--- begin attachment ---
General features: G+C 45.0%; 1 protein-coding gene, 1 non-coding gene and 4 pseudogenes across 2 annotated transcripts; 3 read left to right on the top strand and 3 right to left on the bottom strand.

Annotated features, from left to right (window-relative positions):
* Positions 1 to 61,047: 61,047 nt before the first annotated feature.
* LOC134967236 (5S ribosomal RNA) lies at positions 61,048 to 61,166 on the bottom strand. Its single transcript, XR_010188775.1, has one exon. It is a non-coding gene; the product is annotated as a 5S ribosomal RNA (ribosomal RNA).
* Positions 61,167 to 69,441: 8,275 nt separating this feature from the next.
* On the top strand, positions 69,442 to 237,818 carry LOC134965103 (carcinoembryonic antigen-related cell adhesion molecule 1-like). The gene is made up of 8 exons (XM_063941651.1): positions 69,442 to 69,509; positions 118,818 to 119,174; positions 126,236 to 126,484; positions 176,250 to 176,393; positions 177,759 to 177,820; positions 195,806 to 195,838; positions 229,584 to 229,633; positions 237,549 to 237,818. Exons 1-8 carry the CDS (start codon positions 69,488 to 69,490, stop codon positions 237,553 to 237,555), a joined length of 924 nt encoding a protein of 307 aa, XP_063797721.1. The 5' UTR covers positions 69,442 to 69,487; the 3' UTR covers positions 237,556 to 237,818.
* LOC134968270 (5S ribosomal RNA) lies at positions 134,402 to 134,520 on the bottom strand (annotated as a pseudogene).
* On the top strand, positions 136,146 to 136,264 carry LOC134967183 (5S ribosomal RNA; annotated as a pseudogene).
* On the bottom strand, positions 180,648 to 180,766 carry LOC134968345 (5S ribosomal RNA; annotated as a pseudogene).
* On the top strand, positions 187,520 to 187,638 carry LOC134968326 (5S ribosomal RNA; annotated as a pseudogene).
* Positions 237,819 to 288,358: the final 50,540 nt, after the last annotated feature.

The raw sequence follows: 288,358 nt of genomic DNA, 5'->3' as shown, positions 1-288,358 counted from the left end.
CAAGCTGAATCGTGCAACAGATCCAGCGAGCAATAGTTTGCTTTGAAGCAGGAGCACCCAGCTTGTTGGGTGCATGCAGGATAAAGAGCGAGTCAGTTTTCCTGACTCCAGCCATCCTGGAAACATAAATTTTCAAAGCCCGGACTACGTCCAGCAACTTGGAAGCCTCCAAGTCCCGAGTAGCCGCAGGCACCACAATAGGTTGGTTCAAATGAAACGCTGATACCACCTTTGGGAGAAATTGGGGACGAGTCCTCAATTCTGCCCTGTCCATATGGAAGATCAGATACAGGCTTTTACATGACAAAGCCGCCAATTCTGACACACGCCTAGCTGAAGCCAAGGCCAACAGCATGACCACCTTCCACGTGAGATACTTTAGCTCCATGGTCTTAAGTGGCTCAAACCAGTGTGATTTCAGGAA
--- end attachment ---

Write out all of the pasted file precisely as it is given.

General features: G+C 45.0%; 1 protein-coding gene, 1 non-coding gene and 4 pseudogenes across 2 annotated transcripts; 3 read left to right on the top strand and 3 right to left on the bottom strand.

Annotated features, from left to right (window-relative positions):
* Positions 1 to 61,047: 61,047 nt before the first annotated feature.
* LOC134967236 (5S ribosomal RNA) lies at positions 61,048 to 61,166 on the bottom strand. Its single transcript, XR_010188775.1, has one exon. It is a non-coding gene; the product is annotated as a 5S ribosomal RNA (ribosomal RNA).
* Positions 61,167 to 69,441: 8,275 nt separating this feature from the next.
* On the top strand, positions 69,442 to 237,818 carry LOC134965103 (carcinoembryonic antigen-related cell adhesion molecule 1-like). The gene is made up of 8 exons (XM_063941651.1): positions 69,442 to 69,509; positions 118,818 to 119,174; positions 126,236 to 126,484; positions 176,250 to 176,393; positions 177,759 to 177,820; positions 195,806 to 195,838; positions 229,584 to 229,633; positions 237,549 to 237,818. Exons 1-8 carry the CDS (start codon positions 69,488 to 69,490, stop codon positions 237,553 to 237,555), a joined length of 924 nt encoding a protein of 307 aa, XP_063797721.1. The 5' UTR covers positions 69,442 to 69,487; the 3' UTR covers positions 237,556 to 237,818.
* LOC134968270 (5S ribosomal RNA) lies at positions 134,402 to 134,520 on the bottom strand (annotated as a pseudogene).
* On the top strand, positions 136,146 to 136,264 carry LOC134967183 (5S ribosomal RNA; annotated as a pseudogene).
* On the bottom strand, positions 180,648 to 180,766 carry LOC134968345 (5S ribosomal RNA; annotated as a pseudogene).
* On the top strand, positions 187,520 to 187,638 carry LOC134968326 (5S ribosomal RNA; annotated as a pseudogene).
* Positions 237,819 to 288,358: the final 50,540 nt, after the last annotated feature.

The raw sequence follows: 288,358 nt of genomic DNA, 5'->3' as shown, positions 1-288,358 counted from the left end.
CAAGCTGAATCGTGCAACAGATCCAGCGAGCAATAGTTTGCTTTGAAGCAGGAGCACCCAGCTTGTTGGGTGCATGCAGGATAAAGAGCGAGTCAGTTTTCCTGACTCCAGCCATCCTGGAAACATAAATTTTCAAAGCCCGGACTACGTCCAGCAACTTGGAAGCCTCCAAGTCCCGAGTAGCCGCAGGCACCACAATAGGTTGGTTCAAATGAAACGCTGATACCACCTTTGGGAGAAATTGGGGACGAGTCCTCAATTCTGCCCTGTCCATATGGAAGATCAGATACAGGCTTTTACATGACAAAGCCGCCAATTCTGACACACGCCTAGCTGAAGCCAAGGCCAACAGCATGACCACCTTCCACGTGAGATACTTTAGCTCCATGGTCTTAAGTGGCTCAAACCAGTGTGATTTCAGGAA